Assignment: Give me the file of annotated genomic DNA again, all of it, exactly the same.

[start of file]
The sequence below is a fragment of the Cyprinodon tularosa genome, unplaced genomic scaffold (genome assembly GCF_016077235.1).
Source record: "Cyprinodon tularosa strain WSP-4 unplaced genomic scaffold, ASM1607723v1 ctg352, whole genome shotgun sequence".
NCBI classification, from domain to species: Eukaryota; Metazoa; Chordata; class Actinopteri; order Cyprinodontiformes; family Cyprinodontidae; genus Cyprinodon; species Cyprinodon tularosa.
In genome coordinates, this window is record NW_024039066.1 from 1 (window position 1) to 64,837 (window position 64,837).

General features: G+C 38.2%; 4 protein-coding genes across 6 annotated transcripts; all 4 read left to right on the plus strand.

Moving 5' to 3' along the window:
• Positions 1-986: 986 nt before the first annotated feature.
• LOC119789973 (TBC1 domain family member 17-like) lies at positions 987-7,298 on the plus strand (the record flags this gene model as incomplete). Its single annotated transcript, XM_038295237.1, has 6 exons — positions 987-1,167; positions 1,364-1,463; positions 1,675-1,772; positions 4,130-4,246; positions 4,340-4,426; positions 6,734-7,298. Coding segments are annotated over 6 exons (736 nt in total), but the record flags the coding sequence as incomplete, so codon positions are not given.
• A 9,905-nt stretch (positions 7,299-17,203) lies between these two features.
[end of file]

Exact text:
The sequence below is a fragment of the Cyprinodon tularosa genome, unplaced genomic scaffold (genome assembly GCF_016077235.1).
Source record: "Cyprinodon tularosa strain WSP-4 unplaced genomic scaffold, ASM1607723v1 ctg352, whole genome shotgun sequence".
NCBI classification, from domain to species: Eukaryota; Metazoa; Chordata; class Actinopteri; order Cyprinodontiformes; family Cyprinodontidae; genus Cyprinodon; species Cyprinodon tularosa.
In genome coordinates, this window is record NW_024039066.1 from 1 (window position 1) to 64,837 (window position 64,837).

General features: G+C 38.2%; 4 protein-coding genes across 6 annotated transcripts; all 4 read left to right on the plus strand.

Moving 5' to 3' along the window:
• Positions 1-986: 986 nt before the first annotated feature.
• LOC119789973 (TBC1 domain family member 17-like) lies at positions 987-7,298 on the plus strand (the record flags this gene model as incomplete). Its single annotated transcript, XM_038295237.1, has 6 exons — positions 987-1,167; positions 1,364-1,463; positions 1,675-1,772; positions 4,130-4,246; positions 4,340-4,426; positions 6,734-7,298. Coding segments are annotated over 6 exons (736 nt in total), but the record flags the coding sequence as incomplete, so codon positions are not given.
• A 9,905-nt stretch (positions 7,299-17,203) lies between these two features.